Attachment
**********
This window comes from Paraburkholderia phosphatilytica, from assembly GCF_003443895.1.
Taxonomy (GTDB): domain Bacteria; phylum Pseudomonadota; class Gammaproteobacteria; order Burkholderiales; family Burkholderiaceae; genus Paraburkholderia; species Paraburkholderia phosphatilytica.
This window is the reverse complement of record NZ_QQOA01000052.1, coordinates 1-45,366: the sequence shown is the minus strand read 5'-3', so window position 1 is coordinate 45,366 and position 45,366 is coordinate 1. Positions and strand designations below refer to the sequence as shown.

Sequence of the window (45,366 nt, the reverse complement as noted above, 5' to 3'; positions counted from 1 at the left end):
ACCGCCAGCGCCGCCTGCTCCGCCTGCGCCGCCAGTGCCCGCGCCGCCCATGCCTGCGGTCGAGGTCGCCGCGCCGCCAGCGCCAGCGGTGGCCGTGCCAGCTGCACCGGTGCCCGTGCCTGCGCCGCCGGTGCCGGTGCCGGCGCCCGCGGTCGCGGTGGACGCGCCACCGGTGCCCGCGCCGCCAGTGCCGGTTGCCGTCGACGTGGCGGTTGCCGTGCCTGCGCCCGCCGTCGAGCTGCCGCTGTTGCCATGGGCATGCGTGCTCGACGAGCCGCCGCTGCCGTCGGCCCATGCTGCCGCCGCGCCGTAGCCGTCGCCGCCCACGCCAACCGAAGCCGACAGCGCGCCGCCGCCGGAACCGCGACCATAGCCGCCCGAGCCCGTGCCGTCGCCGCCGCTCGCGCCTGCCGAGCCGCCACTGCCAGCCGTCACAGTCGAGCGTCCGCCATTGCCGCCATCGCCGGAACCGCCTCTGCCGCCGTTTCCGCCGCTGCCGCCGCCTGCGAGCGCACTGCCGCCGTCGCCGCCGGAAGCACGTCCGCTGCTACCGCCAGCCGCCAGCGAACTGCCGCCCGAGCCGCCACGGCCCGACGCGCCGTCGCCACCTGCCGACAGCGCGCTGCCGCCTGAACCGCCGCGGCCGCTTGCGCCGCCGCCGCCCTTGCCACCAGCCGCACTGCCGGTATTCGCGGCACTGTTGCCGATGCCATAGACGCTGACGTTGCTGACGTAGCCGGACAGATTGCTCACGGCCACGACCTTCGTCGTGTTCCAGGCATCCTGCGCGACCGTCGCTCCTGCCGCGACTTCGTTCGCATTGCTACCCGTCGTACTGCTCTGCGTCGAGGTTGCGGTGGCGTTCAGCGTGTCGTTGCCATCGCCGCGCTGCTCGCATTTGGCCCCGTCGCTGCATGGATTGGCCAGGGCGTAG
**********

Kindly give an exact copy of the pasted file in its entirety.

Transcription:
This window comes from Paraburkholderia phosphatilytica, from assembly GCF_003443895.1.
Taxonomy (GTDB): domain Bacteria; phylum Pseudomonadota; class Gammaproteobacteria; order Burkholderiales; family Burkholderiaceae; genus Paraburkholderia; species Paraburkholderia phosphatilytica.
This window is the reverse complement of record NZ_QQOA01000052.1, coordinates 1-45,366: the sequence shown is the minus strand read 5'-3', so window position 1 is coordinate 45,366 and position 45,366 is coordinate 1. Positions and strand designations below refer to the sequence as shown.

Sequence of the window (45,366 nt, the reverse complement as noted above, 5' to 3'; positions counted from 1 at the left end):
ACCGCCAGCGCCGCCTGCTCCGCCTGCGCCGCCAGTGCCCGCGCCGCCCATGCCTGCGGTCGAGGTCGCCGCGCCGCCAGCGCCAGCGGTGGCCGTGCCAGCTGCACCGGTGCCCGTGCCTGCGCCGCCGGTGCCGGTGCCGGCGCCCGCGGTCGCGGTGGACGCGCCACCGGTGCCCGCGCCGCCAGTGCCGGTTGCCGTCGACGTGGCGGTTGCCGTGCCTGCGCCCGCCGTCGAGCTGCCGCTGTTGCCATGGGCATGCGTGCTCGACGAGCCGCCGCTGCCGTCGGCCCATGCTGCCGCCGCGCCGTAGCCGTCGCCGCCCACGCCAACCGAAGCCGACAGCGCGCCGCCGCCGGAACCGCGACCATAGCCGCCCGAGCCCGTGCCGTCGCCGCCGCTCGCGCCTGCCGAGCCGCCACTGCCAGCCGTCACAGTCGAGCGTCCGCCATTGCCGCCATCGCCGGAACCGCCTCTGCCGCCGTTTCCGCCGCTGCCGCCGCCTGCGAGCGCACTGCCGCCGTCGCCGCCGGAAGCACGTCCGCTGCTACCGCCAGCCGCCAGCGAACTGCCGCCCGAGCCGCCACGGCCCGACGCGCCGTCGCCACCTGCCGACAGCGCGCTGCCGCCTGAACCGCCGCGGCCGCTTGCGCCGCCGCCGCCCTTGCCACCAGCCGCACTGCCGGTATTCGCGGCACTGTTGCCGATGCCATAGACGCTGACGTTGCTGACGTAGCCGGACAGATTGCTCACGGCCACGACCTTCGTCGTGTTCCAGGCATCCTGCGCGACCGTCGCTCCTGCCGCGACTTCGTTCGCATTGCTACCCGTCGTACTGCTCTGCGTCGAGGTTGCGGTGGCGTTCAGCGTGTCGTTGCCATCGCCGCGCTGCTCGCATTTGGCCCCGTCGCTGCATGGATTGGCCAGGGCGTAG